Buncha meditators, Buddhists, and
free spirits, we walked in the sand,
danced in waves, sang fireside,
worked side by side
in happy labor, sat side by side
in locked silence needing no key
but that of returning to our
breath, to that one moment, the
only breath, the only moment.
Buncha kids there too, the cutest
things, sweet groundling sprites
with dirty faces and spirits so
pure, who warmed in friendship
and made plays for us, whose bows
to us in the great hall made me cry,
they caught the first light of dawn to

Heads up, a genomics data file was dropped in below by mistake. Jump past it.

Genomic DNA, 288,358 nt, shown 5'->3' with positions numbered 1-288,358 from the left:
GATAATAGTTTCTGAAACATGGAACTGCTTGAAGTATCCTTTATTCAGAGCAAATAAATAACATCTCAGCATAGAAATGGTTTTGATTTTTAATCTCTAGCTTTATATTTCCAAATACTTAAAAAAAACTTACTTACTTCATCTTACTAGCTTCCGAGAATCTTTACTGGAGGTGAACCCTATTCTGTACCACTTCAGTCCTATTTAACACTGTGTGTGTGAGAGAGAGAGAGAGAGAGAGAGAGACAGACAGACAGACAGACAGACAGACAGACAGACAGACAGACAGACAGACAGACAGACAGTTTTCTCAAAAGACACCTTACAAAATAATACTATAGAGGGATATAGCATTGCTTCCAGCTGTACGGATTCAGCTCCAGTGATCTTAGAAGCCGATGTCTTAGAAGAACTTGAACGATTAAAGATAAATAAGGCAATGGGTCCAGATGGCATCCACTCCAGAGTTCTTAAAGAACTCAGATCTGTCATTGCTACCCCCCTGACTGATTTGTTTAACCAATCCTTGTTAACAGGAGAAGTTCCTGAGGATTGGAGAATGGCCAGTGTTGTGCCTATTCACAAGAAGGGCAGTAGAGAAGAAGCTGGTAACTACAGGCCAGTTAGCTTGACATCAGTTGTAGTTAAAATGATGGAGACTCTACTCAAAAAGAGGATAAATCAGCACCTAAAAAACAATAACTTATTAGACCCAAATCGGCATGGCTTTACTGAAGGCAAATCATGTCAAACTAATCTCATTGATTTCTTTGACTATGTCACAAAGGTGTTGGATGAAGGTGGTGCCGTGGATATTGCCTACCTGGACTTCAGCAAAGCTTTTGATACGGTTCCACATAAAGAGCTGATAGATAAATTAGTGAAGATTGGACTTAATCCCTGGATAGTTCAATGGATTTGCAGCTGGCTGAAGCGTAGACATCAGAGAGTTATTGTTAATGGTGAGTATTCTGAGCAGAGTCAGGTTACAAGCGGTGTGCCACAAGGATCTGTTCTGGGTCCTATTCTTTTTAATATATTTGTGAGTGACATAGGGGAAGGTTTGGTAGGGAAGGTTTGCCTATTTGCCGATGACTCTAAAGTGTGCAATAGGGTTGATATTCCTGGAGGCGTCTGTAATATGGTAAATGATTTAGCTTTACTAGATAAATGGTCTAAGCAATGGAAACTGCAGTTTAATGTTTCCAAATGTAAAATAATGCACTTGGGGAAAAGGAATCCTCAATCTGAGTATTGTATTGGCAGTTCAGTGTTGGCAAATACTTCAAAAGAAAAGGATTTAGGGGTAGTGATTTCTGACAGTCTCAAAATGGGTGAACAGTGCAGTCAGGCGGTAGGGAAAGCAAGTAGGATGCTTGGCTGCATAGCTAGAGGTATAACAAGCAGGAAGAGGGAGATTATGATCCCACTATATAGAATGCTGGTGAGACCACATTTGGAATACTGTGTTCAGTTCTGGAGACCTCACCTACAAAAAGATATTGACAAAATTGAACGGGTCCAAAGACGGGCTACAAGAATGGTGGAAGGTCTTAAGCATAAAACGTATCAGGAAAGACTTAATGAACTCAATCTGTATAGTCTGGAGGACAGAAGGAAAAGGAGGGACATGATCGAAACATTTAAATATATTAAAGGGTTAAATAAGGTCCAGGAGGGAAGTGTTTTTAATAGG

find low tide where the caves told
them secrets, maybe only one secret.
The youngest, age five, caught me
walking one day to the lodge, ran
to me, said I could see her moth -
Come, come - her eyes all alight,
she led me to a corner of the deck
then reverently lifted the moth
and put it in my hand, and I said I
hoped it had had a happy life, and
she whispered It never knew winter.
Written for The Mag: Mag 236 that inspired with the above image prompt.
My picture of the child in the poem is below.